Finishing touch
Feels good

A new study aims to uncover the role touch plays in our health and wellbeing


With people facing lockdown the world over, starved of contact with loved ones, society after coronavirus will be one that is more in need of touch than ever before. And delivering touch underpins the spa experience.

Just before COVID-19 hit, a global study was launched to “explore our attitudes towards the physical experience of touch” and investigate whether contemporary society experiences ‘touch hunger’.

The Touch Test is an online questionnaire developed by researchers at Goldsmiths University of London and launched by the BBC and the Wellcome Collection museum. It seeks answers about the similarities and differences in our experiences of touch, with the aim of increasing our understanding of its role in health and wellbeing. It explores issues such as how our attitudes towards touch vary by age, nationality and gender and whether contemporary society allows us to get enough touch or leaves us wanting more.

“Touch is an incredibly powerful force in our daily lives, it’s not often until we stop to think about it that we realise how much of a role it actually plays,” says Goldsmiths’ Michael Banissy, a social neuroscience expert who’s conducting the study. “It plays a role in so many human behaviours ranging from the aggressive to the most intimate and it can play a huge role in our development, our social interactions, perceptions of ourselves and our health and wellbeing.”

According to researchers, the study will help shed more light on the unknown subject of how touch affects our minds and bodies in social situations, an area which is not well-explored. “We know a lot about how we process touch but we tend to know a lot less about the use of touch socially and how we use it in a communicative way,” says Banissy.

The study was launched on BBC Radio 4’s All In The Mind programme, which has previously investigated rest and loneliness with contributions from more than 70,000 participants. Presenter Claudia Hammond says: “Like rest and loneliness, touch is something that affects us all – and is more complex than you might think. The Touch Test gives people the opportunity to contribute to large-scale, pioneering research into the topic.”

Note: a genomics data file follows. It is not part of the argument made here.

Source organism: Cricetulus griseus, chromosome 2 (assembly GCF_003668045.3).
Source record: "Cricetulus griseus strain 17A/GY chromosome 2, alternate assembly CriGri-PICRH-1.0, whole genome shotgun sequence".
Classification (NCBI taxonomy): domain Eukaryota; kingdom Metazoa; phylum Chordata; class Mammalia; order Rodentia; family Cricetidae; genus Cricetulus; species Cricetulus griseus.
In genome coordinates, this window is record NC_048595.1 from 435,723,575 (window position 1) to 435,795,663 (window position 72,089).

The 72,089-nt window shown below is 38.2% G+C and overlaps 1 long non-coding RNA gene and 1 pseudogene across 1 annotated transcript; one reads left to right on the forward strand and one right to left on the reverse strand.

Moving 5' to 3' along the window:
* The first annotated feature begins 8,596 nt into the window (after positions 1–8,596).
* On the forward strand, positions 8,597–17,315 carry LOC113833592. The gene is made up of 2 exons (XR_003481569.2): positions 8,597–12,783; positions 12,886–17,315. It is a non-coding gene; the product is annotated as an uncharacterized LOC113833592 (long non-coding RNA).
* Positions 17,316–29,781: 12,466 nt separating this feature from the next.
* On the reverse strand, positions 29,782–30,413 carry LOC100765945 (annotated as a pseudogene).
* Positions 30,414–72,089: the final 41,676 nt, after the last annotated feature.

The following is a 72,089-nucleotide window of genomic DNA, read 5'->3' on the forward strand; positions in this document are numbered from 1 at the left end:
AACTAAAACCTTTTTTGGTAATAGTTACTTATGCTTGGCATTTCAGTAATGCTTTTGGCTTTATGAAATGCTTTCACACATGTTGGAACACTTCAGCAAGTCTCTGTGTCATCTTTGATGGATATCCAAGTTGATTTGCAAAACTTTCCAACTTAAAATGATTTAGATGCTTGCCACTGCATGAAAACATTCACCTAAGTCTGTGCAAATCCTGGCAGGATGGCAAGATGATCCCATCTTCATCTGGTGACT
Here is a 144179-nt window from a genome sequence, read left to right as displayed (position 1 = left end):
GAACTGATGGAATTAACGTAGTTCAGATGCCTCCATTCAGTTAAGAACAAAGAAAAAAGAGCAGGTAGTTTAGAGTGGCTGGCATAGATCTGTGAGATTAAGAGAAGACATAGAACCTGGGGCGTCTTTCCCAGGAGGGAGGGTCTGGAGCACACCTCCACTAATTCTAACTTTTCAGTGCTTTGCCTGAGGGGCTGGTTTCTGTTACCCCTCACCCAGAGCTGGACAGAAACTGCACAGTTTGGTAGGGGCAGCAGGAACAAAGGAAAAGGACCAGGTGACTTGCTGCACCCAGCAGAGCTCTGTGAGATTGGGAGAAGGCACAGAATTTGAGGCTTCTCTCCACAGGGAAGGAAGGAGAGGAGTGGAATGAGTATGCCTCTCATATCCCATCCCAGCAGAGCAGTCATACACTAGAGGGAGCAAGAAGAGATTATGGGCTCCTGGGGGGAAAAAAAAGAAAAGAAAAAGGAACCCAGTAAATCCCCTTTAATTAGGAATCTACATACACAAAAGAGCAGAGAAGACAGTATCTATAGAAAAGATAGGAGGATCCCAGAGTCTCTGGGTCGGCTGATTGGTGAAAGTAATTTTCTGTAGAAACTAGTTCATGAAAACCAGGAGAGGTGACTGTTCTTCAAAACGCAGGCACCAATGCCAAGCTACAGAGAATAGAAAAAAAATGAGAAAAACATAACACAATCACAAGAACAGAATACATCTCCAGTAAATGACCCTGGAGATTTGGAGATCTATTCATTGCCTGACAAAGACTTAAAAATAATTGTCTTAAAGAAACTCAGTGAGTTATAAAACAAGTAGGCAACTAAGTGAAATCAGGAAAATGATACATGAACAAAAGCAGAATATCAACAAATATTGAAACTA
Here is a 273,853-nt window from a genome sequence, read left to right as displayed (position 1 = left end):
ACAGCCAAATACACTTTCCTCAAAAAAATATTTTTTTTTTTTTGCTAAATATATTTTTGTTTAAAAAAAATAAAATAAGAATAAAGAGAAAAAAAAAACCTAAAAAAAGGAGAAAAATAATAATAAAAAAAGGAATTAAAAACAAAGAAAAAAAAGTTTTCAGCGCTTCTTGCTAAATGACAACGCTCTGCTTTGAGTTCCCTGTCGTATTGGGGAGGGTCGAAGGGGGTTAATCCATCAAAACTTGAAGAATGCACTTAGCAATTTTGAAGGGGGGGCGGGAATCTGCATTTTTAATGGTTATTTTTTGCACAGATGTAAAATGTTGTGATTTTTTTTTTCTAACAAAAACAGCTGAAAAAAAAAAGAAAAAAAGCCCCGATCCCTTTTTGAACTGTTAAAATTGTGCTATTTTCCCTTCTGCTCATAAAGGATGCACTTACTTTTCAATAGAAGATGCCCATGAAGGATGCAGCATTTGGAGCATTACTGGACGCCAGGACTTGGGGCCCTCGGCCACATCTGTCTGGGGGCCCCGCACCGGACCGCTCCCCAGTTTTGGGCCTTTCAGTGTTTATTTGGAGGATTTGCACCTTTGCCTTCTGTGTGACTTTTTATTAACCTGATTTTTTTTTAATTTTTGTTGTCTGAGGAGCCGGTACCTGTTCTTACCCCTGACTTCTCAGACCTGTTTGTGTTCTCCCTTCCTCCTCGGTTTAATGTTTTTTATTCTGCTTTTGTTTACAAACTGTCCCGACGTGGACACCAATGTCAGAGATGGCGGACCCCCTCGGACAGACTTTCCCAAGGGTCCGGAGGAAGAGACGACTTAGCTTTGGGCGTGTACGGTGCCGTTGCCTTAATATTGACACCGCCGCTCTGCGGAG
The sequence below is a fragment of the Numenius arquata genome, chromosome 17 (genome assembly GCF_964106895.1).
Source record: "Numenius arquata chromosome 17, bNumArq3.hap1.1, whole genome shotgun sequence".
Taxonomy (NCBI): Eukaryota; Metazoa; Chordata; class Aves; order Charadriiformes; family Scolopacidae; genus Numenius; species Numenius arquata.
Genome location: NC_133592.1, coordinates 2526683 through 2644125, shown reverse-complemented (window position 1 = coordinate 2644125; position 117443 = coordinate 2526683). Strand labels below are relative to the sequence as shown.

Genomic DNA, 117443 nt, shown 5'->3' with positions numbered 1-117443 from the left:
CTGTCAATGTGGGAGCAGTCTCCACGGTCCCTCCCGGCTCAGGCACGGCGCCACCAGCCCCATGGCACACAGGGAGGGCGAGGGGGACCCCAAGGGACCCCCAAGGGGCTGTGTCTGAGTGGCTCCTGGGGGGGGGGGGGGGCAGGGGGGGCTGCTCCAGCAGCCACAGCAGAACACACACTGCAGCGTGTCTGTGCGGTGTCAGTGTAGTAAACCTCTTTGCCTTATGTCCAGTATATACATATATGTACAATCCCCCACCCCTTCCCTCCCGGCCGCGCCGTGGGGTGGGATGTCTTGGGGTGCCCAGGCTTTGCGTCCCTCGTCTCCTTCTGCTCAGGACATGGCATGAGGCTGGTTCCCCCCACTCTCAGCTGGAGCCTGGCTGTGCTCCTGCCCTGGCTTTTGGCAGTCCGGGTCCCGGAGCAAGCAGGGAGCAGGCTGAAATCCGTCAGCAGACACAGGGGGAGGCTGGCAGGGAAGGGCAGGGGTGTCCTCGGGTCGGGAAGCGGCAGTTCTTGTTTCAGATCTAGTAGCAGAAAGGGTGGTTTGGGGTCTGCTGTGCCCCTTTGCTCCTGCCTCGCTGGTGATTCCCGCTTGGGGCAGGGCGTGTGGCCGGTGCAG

The Touch Test results are expected to be announced towards the end of this year and will be explored in an upcoming BBC series, The Anatomy of Touch.

Read more about the previous rest and loneliness studies: http://lei.sr/G8W7u and http://lei.sr/9w0c0

 


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SELECTED ISSUE
Spa Business
2020 issue 2

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Leisure Management - Feels good

Finishing touch

Feels good


A new study aims to uncover the role touch plays in our health and wellbeing

The research will look at how touch affects our minds and bodies

With people facing lockdown the world over, starved of contact with loved ones, society after coronavirus will be one that is more in need of touch than ever before. And delivering touch underpins the spa experience.

Just before COVID-19 hit, a global study was launched to “explore our attitudes towards the physical experience of touch” and investigate whether contemporary society experiences ‘touch hunger’.

The Touch Test is an online questionnaire developed by researchers at Goldsmiths University of London and launched by the BBC and the Wellcome Collection museum. It seeks answers about the similarities and differences in our experiences of touch, with the aim of increasing our understanding of its role in health and wellbeing. It explores issues such as how our attitudes towards touch vary by age, nationality and gender and whether contemporary society allows us to get enough touch or leaves us wanting more.

“Touch is an incredibly powerful force in our daily lives, it’s not often until we stop to think about it that we realise how much of a role it actually plays,” says Goldsmiths’ Michael Banissy, a social neuroscience expert who’s conducting the study. “It plays a role in so many human behaviours ranging from the aggressive to the most intimate and it can play a huge role in our development, our social interactions, perceptions of ourselves and our health and wellbeing.”

According to researchers, the study will help shed more light on the unknown subject of how touch affects our minds and bodies in social situations, an area which is not well-explored. “We know a lot about how we process touch but we tend to know a lot less about the use of touch socially and how we use it in a communicative way,” says Banissy.

The study was launched on BBC Radio 4’s All In The Mind programme, which has previously investigated rest and loneliness with contributions from more than 70,000 participants. Presenter Claudia Hammond says: “Like rest and loneliness, touch is something that affects us all – and is more complex than you might think. The Touch Test gives people the opportunity to contribute to large-scale, pioneering research into the topic.”

The Touch Test results are expected to be announced towards the end of this year and will be explored in an upcoming BBC series, The Anatomy of Touch.

Read more about the previous rest and loneliness studies: http://lei.sr/G8W7u and http://lei.sr/9w0c0


Originally published in Spa Business 2020 issue 2

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